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jerryking : coastal_elites   2

How to funnel capital to the American heartland
April 15, 2019 | Financial Times | by Bruce Katz.
* The Innovation Blind Spot, by Ross Baird.
* Ways must be found to rewire money flows in order to reverse the export of wealth
* A federal tax incentive intended to entice coastal capital into the heartland may end up helping to keep local capital local.

Over the past year, economically distressed communities across the US have been engaged in an intense discussion about mobilising private capital. Why? As mayors, governors, real estate developers, entrepreneurs and investors have learnt, buried in the 2017 Tax Cuts and Jobs Act was a provision that created a significant tax incentive to invest in low-income “opportunity zones” across the country......the law’s greatest effect, ironically, has been to unveil a treasure trove of wealth in communities throughout the nation. Some of the country’s largest investors are high-net-worth families in Kansas City, Missouri, and Philadelphia; insurance companies in Erie, Pennsylvania, and Milwaukee; universities in Birmingham, Alabama, and South Bend, Indiana; philanthropists in Cleveland and Detroit; and community foundations and pension funds in every state.

These pillars of wealth mostly invest their market-oriented equity capital outside their own communities, even though their own locales often possess globally significant research institutions, advanced industry companies, grand historic city centres and distinctive ecosystems of entrepreneurs. The wealth-export industry is not a natural phenomenon; it has been led and facilitated by a sophisticated network of wealth management companies, private equity firms, family offices and financial institutions that have narrow definitions of where and in what to invest.

The US, in other words, doesn’t have a capital problem; it has an organisational problem. So how can capital flows be rewired to reverse the export of wealth?

Three things stand out:

(1) Information matters. The opportunity zones incentive has encouraged US cities to create investment prospectuses to promote the competitive assets of their low-income communities and highlight projects that are investor-ready and promise competitive returns.

(2) norms and networks matter. The opportunity zone market will be enhanced by the creation of “capital stacks” that enable the financing of community products such as workforce housing, commercial real estate, small businesses (and minority-owned businesses in particular) and clean energy, to name just a few. Initial opportunity zone projects are already showing creative blends of public, private and civic capital that mix debt, subsidy and equity.

(3) institutions matter. Opportunity zones require cities to create and capitalise new institutions that can deploy capital at scale in sustained ways. Some models already exist. The Cincinnati Center City Development Corporation, backed by patient capital from Procter & Gamble, has driven the regeneration of the Over-the-Rhine neighbourhood during the past 15 years.

More institutional innovation, however, is needed. As Ross Baird, author of The Innovation Blind Spot, has argued, the US must create a new generation of community quarterbacks to provide budding entrepreneurs with business planning and mentoring, matching them with risk-tolerant equity. These efforts will succeed if they unleash the synergies that flow naturally from urban density. New institutions will not have to work alone, but hand-in-glove with the trusted financial firms that manage this locally-generated wealth.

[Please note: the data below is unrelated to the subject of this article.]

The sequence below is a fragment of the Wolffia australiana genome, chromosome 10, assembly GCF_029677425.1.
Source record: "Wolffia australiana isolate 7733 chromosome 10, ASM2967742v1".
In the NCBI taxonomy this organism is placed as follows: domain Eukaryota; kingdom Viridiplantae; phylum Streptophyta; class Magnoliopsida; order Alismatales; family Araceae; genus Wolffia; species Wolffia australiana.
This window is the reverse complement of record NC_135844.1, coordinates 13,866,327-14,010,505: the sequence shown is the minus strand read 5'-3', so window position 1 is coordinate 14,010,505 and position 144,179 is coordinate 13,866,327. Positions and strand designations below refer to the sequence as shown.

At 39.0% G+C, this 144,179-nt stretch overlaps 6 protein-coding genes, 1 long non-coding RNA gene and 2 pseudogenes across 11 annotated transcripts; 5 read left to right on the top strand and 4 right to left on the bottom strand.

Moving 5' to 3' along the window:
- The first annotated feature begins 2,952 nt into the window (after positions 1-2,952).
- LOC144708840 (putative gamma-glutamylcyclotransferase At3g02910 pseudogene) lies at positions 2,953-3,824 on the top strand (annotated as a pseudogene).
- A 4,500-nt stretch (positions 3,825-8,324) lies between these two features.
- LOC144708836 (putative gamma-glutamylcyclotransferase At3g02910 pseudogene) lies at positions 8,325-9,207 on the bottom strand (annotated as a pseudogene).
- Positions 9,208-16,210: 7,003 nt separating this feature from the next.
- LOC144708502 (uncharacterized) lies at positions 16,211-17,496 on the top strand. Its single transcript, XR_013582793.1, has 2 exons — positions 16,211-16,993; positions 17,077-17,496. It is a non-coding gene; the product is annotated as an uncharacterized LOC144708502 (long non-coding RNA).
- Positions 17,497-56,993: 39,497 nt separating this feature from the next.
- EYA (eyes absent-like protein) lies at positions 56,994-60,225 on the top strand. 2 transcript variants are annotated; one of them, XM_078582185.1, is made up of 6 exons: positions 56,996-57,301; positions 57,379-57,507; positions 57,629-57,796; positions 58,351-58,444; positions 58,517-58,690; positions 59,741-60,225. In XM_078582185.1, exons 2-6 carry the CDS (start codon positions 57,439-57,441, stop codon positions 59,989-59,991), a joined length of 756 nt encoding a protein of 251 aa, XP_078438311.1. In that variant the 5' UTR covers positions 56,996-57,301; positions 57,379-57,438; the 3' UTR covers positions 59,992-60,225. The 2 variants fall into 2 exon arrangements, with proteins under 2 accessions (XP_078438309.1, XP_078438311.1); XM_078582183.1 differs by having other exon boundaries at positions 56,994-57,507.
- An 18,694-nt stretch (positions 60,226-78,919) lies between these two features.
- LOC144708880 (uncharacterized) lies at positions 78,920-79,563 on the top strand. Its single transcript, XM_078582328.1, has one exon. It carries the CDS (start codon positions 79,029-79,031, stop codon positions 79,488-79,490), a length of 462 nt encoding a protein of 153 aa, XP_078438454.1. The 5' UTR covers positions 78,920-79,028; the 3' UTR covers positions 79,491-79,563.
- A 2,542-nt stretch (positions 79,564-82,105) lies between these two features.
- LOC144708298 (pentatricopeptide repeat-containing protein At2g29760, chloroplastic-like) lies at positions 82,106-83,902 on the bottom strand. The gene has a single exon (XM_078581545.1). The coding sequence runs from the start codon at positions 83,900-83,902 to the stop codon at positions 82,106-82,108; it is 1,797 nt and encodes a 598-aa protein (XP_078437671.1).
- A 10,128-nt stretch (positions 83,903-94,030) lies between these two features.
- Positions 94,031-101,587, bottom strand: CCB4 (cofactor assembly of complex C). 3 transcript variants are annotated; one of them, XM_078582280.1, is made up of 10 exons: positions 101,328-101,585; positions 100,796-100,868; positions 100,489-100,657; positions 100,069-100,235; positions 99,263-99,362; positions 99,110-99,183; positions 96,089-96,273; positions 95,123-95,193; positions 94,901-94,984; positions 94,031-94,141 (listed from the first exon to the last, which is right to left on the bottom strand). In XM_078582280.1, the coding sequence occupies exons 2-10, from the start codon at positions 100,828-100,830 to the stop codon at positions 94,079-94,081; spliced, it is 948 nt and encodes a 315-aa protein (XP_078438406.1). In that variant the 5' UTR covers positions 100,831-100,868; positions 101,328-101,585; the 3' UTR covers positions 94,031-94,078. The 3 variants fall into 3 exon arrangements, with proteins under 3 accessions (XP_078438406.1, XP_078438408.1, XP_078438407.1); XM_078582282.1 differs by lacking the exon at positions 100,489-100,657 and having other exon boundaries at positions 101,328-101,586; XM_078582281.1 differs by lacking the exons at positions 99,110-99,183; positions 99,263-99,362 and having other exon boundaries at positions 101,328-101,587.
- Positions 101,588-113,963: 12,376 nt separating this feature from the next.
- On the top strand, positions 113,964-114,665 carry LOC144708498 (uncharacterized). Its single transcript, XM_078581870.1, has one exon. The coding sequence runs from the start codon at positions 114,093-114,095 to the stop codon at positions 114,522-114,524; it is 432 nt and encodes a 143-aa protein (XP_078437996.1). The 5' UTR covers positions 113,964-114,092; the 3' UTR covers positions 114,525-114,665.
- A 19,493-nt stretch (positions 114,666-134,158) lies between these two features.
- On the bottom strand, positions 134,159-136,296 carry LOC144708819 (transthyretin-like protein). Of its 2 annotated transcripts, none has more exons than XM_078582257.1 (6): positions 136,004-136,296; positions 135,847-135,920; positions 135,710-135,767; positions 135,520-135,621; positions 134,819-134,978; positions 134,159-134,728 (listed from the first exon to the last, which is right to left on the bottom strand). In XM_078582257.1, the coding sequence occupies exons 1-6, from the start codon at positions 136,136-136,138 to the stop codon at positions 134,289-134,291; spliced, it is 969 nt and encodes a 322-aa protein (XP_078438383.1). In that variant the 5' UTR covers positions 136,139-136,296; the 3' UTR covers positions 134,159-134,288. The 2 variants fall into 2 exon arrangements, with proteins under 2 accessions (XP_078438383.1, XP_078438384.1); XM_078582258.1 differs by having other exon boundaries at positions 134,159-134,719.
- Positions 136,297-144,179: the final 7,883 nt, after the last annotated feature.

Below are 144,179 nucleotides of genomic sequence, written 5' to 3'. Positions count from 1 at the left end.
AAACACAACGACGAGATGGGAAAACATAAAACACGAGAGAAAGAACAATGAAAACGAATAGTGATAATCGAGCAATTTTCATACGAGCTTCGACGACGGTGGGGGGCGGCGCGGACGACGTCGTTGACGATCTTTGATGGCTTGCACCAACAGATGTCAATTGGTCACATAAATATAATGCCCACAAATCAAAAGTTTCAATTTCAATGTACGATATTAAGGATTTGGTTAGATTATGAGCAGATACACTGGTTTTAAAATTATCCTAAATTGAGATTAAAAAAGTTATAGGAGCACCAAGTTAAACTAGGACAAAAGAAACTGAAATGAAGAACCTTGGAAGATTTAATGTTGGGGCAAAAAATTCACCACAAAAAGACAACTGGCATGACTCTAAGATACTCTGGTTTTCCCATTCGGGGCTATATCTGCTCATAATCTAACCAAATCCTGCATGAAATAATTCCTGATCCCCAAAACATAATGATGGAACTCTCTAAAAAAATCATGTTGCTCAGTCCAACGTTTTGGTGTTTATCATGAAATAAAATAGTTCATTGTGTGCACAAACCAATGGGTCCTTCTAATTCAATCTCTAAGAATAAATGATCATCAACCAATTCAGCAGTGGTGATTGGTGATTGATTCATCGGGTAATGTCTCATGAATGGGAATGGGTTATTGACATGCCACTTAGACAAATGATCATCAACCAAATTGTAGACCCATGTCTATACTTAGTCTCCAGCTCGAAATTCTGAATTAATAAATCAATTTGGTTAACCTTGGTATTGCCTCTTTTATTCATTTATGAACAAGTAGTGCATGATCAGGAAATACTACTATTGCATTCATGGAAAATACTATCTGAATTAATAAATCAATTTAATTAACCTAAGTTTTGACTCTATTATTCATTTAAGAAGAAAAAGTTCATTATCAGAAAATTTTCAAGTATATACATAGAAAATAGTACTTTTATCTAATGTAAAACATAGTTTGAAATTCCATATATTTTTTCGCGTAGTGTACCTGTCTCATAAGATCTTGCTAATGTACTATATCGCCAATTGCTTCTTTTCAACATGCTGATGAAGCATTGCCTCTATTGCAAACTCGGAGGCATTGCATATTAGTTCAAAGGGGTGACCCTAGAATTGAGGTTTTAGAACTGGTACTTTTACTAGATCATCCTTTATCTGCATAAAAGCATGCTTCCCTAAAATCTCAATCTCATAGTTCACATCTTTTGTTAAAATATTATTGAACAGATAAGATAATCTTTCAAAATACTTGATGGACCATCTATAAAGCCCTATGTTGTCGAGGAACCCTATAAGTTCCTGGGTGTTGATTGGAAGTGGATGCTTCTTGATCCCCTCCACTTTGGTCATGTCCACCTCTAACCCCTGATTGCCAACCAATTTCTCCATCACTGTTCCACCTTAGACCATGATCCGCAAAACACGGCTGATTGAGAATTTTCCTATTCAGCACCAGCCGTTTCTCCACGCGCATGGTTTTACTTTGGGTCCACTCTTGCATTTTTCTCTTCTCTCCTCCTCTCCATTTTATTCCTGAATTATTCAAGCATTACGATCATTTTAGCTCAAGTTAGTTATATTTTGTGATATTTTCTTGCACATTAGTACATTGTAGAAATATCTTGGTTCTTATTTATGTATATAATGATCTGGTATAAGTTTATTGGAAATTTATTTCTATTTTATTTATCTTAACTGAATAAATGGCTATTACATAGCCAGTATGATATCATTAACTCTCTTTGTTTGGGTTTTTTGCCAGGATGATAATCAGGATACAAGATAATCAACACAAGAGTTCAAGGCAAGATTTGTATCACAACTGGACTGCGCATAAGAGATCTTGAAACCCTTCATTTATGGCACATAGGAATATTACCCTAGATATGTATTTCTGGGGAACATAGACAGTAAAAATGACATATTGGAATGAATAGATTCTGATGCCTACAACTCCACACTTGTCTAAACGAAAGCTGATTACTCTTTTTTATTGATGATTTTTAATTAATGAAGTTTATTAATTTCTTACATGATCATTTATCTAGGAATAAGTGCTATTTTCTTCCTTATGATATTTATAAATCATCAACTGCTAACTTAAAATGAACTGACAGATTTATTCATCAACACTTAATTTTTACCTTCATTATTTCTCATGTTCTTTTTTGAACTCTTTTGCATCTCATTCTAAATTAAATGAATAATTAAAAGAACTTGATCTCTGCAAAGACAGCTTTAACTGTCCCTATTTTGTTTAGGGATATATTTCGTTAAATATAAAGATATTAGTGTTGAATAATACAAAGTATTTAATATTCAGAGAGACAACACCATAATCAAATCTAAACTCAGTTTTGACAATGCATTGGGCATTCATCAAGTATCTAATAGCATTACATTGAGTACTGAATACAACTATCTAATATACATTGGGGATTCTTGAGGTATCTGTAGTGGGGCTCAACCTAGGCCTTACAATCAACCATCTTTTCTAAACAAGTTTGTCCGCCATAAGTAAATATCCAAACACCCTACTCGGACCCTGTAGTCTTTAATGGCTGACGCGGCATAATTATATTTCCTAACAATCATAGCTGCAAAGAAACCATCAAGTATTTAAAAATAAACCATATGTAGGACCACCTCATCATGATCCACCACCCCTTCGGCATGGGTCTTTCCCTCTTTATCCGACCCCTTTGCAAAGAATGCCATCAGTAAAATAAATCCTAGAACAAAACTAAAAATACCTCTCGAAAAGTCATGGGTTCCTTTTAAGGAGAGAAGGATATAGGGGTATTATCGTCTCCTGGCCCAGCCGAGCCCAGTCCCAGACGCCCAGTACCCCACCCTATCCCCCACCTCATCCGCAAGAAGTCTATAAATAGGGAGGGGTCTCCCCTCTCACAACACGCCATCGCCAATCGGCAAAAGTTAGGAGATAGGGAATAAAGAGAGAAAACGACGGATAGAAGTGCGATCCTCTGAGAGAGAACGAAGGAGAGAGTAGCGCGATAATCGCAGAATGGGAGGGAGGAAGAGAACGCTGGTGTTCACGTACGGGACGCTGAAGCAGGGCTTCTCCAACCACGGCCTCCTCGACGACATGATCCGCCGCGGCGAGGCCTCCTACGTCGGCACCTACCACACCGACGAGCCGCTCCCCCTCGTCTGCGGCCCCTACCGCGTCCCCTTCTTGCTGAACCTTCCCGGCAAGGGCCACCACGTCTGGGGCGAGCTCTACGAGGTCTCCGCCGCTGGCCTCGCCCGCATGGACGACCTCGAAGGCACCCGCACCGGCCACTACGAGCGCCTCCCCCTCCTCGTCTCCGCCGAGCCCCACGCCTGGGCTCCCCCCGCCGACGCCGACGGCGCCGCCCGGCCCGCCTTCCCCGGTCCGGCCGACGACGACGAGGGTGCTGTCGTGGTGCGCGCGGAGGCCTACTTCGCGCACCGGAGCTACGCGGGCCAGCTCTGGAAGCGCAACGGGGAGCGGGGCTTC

books  capital_flows  cities  coastal_elites  community  economic_development  economically_disadvantaged  economies_of_scale  high_net_worth  howto  industrial_policies  industrial_midwest  industrial_zones  institutions  investors  match-making  midwest  municipalities  networks  network_density  P&G  PPP  packaging  place-based  private_equity  property_development  prospectuses  Red_States  rescue_investing  rust_belt  tax_codes  venture_capital 
april 2019 by jerryking
Silicon Valley Is Over, Says Silicon Valley - The New York Times
Kevin Roose

THE SHIFT MARCH 4, 2018

By the end of the tour, the coastal elites had caught the heartland bug. Several used Zillow, the real estate app, to gawk at the availability of cheap homes in cities like Detroit and South Bend and fantasize about relocating there. They marveled at how even old-line manufacturing cities now offer a convincing simulacrum of coastal life, complete with artisanal soap stores and farm-to-table restaurants.....For both investors and rank-and-file workers, one appeal of non-coastal cities is the obvious cost savings. It’s increasingly difficult to justify doling out steep salaries and lavish perks demanded by engineers in the Bay Area, when programmers in other cities can be had for as little as $50,000 a year. (An entry-level engineer at Facebook or Google might command triple or quadruple that amount.)......And the hot demand for engineers in areas like artificial intelligence and autonomous vehicles has led companies to expand their presence near research universities, in cities like Pittsburgh and Ann Arbor. ......Venture capitalists, who recognize a bargain when they see one, have already begun scouring the Midwest. Mr. Case and Mr. Vance recently amassed a $150 million fund called “Rise of the Rest.” The fund, which was backed by tech luminaries including Jeff Bezos of Amazon and Eric Schmidt, the former executive chairman of Alphabet, will invest in start-ups throughout the region.
coastal_elites  Silicon_Valley  venture_capital  vc  Rust_Belt  midwest  Red_states  industrial_Midwest  J.D._Vance  Pittsburgh  Ann_Arbor 
march 2018 by jerryking

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